Understanding your FICO score
Like many individuals, you may be unaware that a numerical score, known as FICO, affects you when you borrow money. Lenders use this approach to evaluate your creditworthiness.
The FICO score is named after the firm that developed it, Fair Isaac Corporation.
It has gained widespread use because lenders contend that an automated system of credit scoring, such as FICO, allows them to make faster lending decisions.
FICO is used by the three major credit bureaus — Equifax, Experian, and TransUnion —and is calculated by comparing an individual’s credit information to that of other consumers. Scores range from 300 to 850.
The largest component, comprising about 35 percent, is based on your past payment history. The critical factors are late payments, delinquencies, and bankruptcies.
About 30 percent of your score is based on how much you owe. This includes amounts owed on all accounts compared to the original amounts of the loans.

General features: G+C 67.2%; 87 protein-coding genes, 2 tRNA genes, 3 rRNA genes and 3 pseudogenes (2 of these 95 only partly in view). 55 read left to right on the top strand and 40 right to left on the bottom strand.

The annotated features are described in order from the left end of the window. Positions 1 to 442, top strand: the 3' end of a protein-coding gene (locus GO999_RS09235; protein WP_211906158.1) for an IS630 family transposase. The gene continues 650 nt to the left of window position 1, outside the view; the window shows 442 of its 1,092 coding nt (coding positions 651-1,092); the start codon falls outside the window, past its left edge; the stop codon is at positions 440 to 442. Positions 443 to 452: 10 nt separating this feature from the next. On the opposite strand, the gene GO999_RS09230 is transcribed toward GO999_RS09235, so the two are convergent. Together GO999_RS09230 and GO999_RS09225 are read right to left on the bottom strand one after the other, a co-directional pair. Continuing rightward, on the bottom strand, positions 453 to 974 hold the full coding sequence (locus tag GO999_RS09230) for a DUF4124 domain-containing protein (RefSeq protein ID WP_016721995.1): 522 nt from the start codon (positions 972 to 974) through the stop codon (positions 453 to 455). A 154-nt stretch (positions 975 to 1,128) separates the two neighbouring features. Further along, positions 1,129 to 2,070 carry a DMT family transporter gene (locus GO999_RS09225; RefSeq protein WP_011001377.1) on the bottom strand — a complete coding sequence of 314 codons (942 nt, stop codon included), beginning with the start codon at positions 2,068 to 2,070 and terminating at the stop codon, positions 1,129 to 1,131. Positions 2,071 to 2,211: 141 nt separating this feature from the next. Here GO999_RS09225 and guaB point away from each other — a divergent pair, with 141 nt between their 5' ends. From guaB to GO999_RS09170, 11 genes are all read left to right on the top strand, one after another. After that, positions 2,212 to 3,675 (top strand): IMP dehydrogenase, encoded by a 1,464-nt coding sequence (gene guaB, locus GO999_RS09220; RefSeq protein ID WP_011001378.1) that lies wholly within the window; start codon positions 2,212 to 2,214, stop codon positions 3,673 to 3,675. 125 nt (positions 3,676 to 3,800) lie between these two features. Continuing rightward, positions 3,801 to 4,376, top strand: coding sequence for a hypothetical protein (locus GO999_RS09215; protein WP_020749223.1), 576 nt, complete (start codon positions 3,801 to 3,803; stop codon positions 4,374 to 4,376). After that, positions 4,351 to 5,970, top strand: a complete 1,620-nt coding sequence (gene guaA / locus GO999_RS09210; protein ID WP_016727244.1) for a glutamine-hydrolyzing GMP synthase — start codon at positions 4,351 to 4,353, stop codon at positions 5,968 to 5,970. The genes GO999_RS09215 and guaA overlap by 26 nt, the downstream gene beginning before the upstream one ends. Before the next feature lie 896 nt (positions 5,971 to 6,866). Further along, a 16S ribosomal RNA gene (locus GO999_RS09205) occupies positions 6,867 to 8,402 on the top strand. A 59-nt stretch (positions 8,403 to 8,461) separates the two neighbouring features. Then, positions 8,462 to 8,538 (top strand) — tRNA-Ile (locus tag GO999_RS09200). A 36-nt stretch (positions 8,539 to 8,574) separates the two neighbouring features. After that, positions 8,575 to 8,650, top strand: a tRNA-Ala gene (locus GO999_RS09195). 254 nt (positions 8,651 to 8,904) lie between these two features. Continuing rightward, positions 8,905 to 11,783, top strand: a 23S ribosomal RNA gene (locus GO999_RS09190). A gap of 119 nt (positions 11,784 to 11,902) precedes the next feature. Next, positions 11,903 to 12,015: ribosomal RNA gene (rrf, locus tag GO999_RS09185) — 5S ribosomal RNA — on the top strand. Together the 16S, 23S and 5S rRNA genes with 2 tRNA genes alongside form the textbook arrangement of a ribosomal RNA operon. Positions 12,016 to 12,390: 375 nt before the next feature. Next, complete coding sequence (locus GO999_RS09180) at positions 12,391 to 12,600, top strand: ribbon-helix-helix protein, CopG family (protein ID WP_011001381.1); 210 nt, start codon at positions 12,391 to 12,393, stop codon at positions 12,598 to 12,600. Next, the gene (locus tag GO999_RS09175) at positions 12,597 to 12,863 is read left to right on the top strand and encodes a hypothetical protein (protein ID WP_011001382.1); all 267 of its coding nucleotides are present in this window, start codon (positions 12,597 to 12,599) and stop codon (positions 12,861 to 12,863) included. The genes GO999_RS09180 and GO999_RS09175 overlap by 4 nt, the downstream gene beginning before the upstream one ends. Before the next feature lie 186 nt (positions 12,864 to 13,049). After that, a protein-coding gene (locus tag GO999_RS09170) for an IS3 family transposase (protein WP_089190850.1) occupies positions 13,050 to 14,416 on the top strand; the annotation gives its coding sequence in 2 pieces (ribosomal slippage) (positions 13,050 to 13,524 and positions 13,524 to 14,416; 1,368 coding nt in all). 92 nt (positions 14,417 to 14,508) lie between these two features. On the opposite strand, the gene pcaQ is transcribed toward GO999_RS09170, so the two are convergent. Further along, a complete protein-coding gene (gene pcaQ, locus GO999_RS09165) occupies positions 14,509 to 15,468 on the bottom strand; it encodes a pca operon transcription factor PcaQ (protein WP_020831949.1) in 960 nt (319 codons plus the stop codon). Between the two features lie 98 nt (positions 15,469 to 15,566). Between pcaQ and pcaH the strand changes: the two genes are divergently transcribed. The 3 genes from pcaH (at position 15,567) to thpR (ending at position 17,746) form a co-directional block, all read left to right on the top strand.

The length of your credit history is about 15 percent of the score. The model examines the length of time since any accounts were opened and how often you have used them.
New credit applications account for 10 percent.
This takes into consideration not only the number of newly-opened accounts but also recent credit inquiries made by lenders or others.
The final component, also 10 percent of the total, is the type of credit used. This component may have information about your credit cards, installment loans, mortgages, home equity loans, or other types of credit.
Keep in mind that FICO analysis considers only the information in your credit report as compiled by one of the three credit bureaus. Fortunately, some lenders have latitude in making credit decisions.
Before making a final decision, they may also consider how long you have lived in the community and the length of time you have been employed in your present job.